I am coming into this late in the game. It's easy to start any opnion with "it all depends on ___"...but it does. It depends on what kind of organization this is, what size it is, how strong it has been been and will be, what industry, what dynamics and what kind of leadership (which includes what kinds of values are embraced and replicated).
For some companies, 2-3 yrs is a gold mine for retaining call center staff. Some companies transition employees out of a customer service environment 6, 12 or 18 months after start date, if they are the kind of org that wants to bring in eager individuals with stamina and patience to move into other areas of the company, and presumably the exposure to the "entry-level" environment has a broad enough range of experiences to be gained, that this kind of patience and understanding of what is delivered by a company can be valuable training for other positions in the company. "Customer service" as a career skill in that kind of company may not be a marketable competency, but rather a short-term means to deliver for a higher objective
Other companies would have a different kind of culture if they specialize in a product or market and are large enough to have their own developed customer service department. There, the customer service dept might be more of a competency in its own right, and the "customer service you get at ____" is part of the company's image as well as its product/service. Maybe pay levels increase with months or years of service and there is room for growth inside the CS dept.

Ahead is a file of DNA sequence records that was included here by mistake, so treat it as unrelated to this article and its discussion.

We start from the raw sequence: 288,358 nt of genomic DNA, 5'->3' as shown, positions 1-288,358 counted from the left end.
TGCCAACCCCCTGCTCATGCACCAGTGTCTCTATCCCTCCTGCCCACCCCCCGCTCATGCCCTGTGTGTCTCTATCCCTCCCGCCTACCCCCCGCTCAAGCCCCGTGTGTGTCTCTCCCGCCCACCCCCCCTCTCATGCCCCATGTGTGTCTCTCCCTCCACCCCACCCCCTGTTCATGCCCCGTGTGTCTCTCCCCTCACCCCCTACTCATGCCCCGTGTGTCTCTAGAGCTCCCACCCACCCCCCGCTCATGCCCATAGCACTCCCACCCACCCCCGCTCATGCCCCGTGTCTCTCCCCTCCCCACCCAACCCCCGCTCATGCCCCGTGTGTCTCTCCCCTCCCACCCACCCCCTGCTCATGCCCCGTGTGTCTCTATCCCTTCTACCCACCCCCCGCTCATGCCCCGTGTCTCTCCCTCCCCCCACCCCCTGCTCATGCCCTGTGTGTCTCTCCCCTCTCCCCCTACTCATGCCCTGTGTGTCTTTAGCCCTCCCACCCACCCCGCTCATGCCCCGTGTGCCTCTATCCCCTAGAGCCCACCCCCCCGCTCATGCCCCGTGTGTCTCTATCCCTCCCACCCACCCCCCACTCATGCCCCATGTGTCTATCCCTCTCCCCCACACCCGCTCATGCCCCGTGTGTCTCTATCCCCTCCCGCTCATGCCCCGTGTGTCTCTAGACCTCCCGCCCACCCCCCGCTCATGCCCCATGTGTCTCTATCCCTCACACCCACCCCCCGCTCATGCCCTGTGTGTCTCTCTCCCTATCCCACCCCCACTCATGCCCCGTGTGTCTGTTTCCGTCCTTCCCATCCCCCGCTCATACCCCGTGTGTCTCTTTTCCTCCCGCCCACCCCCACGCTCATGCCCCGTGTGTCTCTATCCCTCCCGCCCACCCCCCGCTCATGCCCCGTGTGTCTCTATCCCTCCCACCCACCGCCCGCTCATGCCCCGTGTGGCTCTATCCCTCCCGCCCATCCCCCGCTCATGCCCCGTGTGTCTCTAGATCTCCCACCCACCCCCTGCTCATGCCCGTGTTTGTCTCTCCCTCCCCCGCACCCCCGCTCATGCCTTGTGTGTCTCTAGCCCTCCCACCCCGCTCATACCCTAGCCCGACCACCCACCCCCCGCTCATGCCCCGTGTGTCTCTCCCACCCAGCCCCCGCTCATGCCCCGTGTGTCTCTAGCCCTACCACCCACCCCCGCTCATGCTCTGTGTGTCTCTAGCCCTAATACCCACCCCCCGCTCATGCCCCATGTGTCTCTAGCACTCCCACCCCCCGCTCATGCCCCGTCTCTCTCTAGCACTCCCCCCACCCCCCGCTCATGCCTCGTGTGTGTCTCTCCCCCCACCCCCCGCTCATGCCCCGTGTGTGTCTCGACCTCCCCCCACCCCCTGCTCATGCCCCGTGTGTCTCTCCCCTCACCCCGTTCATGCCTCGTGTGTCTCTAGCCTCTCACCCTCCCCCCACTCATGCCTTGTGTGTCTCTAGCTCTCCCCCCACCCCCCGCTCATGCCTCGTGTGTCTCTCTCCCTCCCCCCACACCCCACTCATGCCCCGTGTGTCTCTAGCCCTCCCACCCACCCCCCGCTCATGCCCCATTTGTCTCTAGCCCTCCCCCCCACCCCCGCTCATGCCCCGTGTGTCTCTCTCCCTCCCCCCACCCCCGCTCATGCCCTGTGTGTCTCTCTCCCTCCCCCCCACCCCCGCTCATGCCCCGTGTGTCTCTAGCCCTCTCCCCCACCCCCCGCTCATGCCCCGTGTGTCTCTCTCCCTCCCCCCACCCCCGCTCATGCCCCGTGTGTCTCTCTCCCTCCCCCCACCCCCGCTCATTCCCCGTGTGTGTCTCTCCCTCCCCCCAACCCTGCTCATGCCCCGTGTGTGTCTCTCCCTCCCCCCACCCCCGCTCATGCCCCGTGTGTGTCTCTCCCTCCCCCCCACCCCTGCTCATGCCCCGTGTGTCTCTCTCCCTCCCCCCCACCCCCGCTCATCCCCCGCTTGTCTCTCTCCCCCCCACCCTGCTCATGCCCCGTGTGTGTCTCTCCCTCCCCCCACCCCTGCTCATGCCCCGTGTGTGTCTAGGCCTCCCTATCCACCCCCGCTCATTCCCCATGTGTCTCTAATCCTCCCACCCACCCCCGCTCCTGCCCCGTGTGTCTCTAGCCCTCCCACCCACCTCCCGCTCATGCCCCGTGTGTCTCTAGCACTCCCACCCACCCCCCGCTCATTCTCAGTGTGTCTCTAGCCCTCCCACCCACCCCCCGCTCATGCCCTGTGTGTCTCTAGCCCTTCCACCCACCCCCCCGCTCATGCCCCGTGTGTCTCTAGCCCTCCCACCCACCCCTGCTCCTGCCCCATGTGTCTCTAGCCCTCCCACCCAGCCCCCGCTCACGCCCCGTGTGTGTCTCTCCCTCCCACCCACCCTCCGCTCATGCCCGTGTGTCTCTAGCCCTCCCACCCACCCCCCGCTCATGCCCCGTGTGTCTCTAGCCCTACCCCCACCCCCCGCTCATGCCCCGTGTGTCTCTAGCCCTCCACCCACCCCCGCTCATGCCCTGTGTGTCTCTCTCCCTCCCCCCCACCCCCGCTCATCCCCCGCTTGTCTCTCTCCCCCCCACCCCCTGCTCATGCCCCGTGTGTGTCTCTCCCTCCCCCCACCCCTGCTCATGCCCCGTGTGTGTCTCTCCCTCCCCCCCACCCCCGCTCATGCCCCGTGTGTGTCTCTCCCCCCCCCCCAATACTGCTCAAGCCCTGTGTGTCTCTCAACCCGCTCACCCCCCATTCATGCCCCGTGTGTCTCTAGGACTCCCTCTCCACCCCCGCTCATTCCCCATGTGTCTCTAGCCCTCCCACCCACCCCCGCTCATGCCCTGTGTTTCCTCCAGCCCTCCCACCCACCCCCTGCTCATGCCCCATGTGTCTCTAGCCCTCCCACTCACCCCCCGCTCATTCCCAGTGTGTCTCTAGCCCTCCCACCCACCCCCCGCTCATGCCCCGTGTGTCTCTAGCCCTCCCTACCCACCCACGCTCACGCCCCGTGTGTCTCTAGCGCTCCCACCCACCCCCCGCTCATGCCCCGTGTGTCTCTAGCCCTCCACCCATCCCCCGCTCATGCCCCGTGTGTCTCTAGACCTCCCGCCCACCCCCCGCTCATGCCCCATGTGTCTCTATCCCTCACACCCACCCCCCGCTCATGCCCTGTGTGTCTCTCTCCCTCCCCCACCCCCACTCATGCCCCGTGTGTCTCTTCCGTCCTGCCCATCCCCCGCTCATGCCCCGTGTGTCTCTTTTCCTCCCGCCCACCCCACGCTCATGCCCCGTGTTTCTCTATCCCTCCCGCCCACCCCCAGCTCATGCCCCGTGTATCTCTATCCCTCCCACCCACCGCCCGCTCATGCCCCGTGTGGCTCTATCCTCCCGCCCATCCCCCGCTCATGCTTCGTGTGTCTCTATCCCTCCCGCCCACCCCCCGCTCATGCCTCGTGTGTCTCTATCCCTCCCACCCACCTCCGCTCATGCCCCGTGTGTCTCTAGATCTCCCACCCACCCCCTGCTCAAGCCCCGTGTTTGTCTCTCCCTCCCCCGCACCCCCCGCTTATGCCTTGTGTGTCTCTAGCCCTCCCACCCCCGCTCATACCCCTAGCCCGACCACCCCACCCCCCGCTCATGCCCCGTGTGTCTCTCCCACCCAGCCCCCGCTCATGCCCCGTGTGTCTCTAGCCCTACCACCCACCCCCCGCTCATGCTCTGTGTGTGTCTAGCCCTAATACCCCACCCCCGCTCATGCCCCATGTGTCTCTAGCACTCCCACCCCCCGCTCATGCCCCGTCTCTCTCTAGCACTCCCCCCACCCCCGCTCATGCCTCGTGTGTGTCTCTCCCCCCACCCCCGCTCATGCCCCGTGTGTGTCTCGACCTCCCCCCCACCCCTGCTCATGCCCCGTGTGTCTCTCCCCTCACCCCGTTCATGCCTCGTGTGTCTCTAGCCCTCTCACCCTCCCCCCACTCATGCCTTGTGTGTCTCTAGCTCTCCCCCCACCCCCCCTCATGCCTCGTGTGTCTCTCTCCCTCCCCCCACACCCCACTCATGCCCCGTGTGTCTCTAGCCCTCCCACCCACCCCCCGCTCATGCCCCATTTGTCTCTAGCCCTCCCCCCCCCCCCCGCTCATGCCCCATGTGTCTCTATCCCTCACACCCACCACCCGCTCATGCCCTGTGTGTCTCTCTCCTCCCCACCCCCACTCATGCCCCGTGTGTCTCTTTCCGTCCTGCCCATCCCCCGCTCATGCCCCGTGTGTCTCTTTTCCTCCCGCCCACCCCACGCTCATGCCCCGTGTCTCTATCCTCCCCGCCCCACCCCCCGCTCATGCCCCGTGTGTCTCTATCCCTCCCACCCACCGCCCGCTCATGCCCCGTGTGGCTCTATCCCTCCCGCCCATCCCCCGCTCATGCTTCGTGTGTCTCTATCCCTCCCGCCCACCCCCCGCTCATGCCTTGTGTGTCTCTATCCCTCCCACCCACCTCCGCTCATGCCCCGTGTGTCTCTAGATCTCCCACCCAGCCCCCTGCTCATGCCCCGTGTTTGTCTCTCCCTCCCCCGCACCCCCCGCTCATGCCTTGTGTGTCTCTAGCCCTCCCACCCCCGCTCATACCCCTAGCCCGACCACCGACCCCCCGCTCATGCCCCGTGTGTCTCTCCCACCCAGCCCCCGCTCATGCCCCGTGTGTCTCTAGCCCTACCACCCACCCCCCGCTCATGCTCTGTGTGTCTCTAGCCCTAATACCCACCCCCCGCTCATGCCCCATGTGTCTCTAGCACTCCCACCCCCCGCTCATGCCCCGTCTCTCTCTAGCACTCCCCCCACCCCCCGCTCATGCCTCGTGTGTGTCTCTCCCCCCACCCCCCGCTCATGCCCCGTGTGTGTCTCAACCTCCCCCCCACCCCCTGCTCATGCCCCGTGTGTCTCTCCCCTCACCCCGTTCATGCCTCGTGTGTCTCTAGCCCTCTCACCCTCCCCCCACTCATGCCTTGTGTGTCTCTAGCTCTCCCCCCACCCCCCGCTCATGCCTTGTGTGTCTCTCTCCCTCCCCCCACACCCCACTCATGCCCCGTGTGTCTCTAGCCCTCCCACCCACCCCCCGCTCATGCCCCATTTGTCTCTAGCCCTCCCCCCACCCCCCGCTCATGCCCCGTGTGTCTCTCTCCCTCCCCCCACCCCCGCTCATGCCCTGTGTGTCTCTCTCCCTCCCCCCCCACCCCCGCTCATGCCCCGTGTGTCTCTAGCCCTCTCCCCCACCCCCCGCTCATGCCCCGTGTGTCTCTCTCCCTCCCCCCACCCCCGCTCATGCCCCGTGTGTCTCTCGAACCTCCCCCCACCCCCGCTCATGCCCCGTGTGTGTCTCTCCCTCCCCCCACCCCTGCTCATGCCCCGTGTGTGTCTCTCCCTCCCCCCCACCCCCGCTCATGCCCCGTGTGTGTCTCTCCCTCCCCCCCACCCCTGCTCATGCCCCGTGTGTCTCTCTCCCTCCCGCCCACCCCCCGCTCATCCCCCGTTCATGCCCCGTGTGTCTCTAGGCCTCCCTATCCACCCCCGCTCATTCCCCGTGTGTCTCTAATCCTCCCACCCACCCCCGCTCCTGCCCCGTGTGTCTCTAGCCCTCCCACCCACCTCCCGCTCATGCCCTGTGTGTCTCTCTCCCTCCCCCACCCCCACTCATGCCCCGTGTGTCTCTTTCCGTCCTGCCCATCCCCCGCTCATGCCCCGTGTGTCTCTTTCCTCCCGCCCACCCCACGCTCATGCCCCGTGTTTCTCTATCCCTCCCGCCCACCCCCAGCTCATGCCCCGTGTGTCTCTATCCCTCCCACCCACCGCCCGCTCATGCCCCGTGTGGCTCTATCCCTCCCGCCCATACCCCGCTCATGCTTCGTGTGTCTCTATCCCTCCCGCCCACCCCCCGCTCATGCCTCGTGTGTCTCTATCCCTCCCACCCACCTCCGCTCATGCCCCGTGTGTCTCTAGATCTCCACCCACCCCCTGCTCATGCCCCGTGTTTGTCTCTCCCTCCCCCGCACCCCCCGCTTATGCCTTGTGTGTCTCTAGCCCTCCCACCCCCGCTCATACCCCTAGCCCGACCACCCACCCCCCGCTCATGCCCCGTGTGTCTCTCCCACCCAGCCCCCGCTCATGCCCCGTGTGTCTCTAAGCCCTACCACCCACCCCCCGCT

Still other companies are there to handle the customer service requirements of others, and THAT is their business.
But with each of those types of companies I tried to describe, there is still going to be variation in culture and leadership and how customer service is valued as a competency. My point of view is that the up or down levels of call center/customer service staff retention is going to be all about those cultural variables and all about why people are brought into a company to begin with and whether thought is given to what will be done with them on a regular basis.
So I'm not really answering the original question directly, but I guess the answers are behind the sketching I have done.